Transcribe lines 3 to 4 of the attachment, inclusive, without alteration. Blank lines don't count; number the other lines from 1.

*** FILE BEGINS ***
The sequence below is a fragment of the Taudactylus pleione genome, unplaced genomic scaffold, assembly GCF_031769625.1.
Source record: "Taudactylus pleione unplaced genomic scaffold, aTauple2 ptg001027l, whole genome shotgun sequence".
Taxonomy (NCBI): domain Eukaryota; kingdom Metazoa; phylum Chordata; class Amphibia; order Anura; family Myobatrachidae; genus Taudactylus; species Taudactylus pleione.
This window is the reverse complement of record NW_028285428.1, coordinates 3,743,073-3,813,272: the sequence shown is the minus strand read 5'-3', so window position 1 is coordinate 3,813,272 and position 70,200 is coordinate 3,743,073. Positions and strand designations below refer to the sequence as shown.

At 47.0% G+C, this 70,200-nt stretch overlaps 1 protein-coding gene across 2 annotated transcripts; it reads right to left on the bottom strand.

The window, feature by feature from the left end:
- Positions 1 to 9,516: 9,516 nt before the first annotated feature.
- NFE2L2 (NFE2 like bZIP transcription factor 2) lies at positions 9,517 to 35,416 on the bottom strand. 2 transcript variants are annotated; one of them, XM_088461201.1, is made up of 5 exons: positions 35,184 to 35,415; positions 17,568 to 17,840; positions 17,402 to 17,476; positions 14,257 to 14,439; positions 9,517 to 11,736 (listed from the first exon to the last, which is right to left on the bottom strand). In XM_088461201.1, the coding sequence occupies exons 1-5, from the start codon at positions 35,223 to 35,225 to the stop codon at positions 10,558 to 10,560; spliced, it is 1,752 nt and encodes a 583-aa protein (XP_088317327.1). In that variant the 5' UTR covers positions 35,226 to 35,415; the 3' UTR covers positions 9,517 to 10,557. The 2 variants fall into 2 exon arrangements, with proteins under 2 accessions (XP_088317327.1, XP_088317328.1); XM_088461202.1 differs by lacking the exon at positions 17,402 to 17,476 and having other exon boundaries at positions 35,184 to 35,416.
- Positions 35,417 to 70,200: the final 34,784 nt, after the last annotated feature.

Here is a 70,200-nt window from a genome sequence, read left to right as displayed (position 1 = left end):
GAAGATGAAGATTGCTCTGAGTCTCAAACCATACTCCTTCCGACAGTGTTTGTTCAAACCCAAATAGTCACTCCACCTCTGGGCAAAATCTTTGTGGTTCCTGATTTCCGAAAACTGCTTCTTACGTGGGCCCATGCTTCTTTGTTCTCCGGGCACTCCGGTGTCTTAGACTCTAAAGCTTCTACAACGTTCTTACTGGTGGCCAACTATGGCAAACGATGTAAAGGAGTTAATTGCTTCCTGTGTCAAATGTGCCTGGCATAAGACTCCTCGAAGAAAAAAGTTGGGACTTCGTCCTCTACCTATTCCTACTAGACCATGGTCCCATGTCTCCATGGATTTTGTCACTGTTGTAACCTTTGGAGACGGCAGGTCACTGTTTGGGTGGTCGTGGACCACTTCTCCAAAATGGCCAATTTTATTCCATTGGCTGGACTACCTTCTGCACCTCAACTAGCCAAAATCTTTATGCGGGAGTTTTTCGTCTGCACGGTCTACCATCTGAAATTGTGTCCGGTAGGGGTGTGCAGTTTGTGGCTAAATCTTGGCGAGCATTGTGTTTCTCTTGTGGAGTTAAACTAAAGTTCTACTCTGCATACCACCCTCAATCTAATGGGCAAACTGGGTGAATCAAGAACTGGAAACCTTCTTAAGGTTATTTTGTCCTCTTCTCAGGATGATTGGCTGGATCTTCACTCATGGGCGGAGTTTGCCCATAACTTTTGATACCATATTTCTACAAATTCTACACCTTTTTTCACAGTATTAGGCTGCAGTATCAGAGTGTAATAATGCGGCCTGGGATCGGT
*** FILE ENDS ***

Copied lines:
Taxonomy (NCBI): domain Eukaryota; kingdom Metazoa; phylum Chordata; class Amphibia; order Anura; family Myobatrachidae; genus Taudactylus; species Taudactylus pleione.
This window is the reverse complement of record NW_028285428.1, coordinates 3,743,073-3,813,272: the sequence shown is the minus strand read 5'-3', so window position 1 is coordinate 3,813,272 and position 70,200 is coordinate 3,743,073. Positions and strand designations below refer to the sequence as shown.